You know what's terrible? Casting a Black man as Johnny Storm? You know what's not terrible? Riffing on Zorro with a character named Lazarus Lane.
Book 4, 34 No Moon Shining
It was hella cool being delivered to the door of the Library in a police car. Well, not the door, because the Library had a million of them, but a big wide, door that led off a big old driveway of the kind where you could totally imagine big wigs in limousines getting out onto red carpets. Or whatever colour carpets were for the kind of celebrities who visited libraries. J. K. Rowling/ Charlotte actually had no idea what kind of carpet J. K. Rowling would have, except that the last bit would be too long.
And have Neville being awesome. Go, Neville!
Of course there was no carpet for them. They were just a bunch of teenage superheroes, one researcher, and a horse in a trailer that was headed back to the Smythe Mansion, because Telus was lazy. Or because he was saving the special effects for high impact moments. Charlotte had to accept that her horse was a drama queen.
Speaking of guys who liked drama, behind their group came another police car, with Bruce sitting in the passenger’s seat. It stopped, and he got out. “Thanks for waiting up, guys,” he said after walking up to them. “Hey, Mr. Taurling.”
“Howdy, Goblin Boy,” Mr. Taurling answered. He was pretty good at respecting the cowl, not so good at remembering to talk like a cowboy when he was distracted. “Ah reckoned your friends had to keep with the chase, figured you’d catch up.”
Dora straightened up, talled out, and spread out her shoulders so that no-one would mistake that she was pretending to be Bruce. “Actually, it was all part of my plan. I can’t tell you my plan right now, but it’s so awesome, all the other plans just want to hang out with it.”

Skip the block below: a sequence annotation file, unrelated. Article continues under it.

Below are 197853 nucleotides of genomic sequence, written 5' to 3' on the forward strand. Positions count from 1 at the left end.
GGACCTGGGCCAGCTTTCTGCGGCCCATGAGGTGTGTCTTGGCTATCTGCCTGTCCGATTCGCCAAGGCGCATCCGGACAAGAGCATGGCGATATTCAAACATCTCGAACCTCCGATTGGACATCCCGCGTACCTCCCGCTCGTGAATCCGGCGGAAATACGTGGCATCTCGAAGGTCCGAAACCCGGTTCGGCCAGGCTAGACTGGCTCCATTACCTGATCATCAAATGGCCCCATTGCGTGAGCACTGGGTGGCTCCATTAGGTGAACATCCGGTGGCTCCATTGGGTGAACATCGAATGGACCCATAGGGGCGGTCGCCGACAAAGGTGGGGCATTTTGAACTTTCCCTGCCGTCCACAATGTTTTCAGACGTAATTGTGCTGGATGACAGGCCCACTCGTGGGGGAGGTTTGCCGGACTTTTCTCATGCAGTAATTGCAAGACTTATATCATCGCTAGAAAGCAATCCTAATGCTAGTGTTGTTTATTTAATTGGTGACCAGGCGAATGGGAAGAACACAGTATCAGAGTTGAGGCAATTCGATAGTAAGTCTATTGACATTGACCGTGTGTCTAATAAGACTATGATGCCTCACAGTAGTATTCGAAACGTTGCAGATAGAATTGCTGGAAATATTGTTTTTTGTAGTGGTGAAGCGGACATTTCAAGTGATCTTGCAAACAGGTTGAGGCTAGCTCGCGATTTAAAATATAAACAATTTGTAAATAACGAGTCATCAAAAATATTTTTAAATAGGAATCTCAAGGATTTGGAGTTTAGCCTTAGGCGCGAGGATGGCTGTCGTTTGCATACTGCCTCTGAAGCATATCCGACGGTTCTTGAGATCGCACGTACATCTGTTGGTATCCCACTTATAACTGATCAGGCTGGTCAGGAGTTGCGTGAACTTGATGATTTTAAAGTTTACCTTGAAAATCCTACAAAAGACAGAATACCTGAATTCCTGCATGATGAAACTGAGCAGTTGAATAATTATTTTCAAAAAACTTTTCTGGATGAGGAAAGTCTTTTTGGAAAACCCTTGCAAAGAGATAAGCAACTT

Bruce scowled at Dora, but Charlotte could see a blush spreading along his cheeks. He didn’t say anything, probably because it would be just dumb to talk about having a plan, now.
So he turned to Mr. Taurling, instead. “So what’s your plan.”
Mr Taurling reached over and touched the handicap button on the side of the glass double doors, which opened so wide that even a gaggle of six kids and a grown-up could mingle and mix through it into the carpeted, well-lit lobby beyond. To make his point even more clearly, he made shooing movements with his hands. “Git along here and I’ll show you.”
A bank of elevators faced one side of the lobby. Mr. Taurling stopped at the third one on the left. It had a beady, glowing eye in it. He leaned up to it, putting his own eye against it, so that the red light washed across his face in the pale, while fluorescent colour of the lobby that reminded Charlotte that it had been a good few weeks since anyone had got much sun. More importantly than revealing washed-out flesh, the elevator sensor was obviously reading Mr. Taurling’s retina, kind of like a fingerprint for the eye.
The elevator chimed, and opened. Mr. Taurling ushered them in. “See, guest researchers can get study carrels on the Reading Room levels of the Restricted Stacks.” He punched a button, and the elevator began to move, first up, then sideways, and then down for a moment, before resuming its upward movement.
“The carrels ain’t really restricted. In the day, you could just mosey on up and invite a researcher over to wet their whistle. Then there were some problems. Now, you got to have an invite from the researcher. Nothing all polite-like. It’s fine if I want to take you up there, for example. Not so fine if you guys go barging into other carrels when you’re there, but they’d have to call a security guard. Ain’t a federal case, I’m saying. But if I don’t invite you. Well, the University isn’t allowed to tell someone who just walks up and asks.”
Bruce spoke into the pause. “And the Overbrain wasn’t invited, and he didn’t fight his way inside. No-one even knew that there was a supervillain loose in the Library until he the Brain Trust ambushed us.”
“Yep. Just showed right up outside mah carrel. Means someone in the Library Administration told him where Ah was.”
“Shouldn’t we be checking out the Administration, then?” Charlotte asked.
“Will do, soon as Ah check mah carrel. Ah’m real curious-like about what part of mah research got the Overbrain all het and bothered.”
“I thought Paradigm just lied to the Overbrain about that. That’s the kind of thing those kind of overpowered bullies do,” Twelve said, skeptically. “It’s all about the joy of manipulating people.”
Mr. Taurling shook his head. “Kid, Ah admire yer gumption, but you ain’t never sat across the table from the Overbrain. Paradigm put him on the case with the truth.”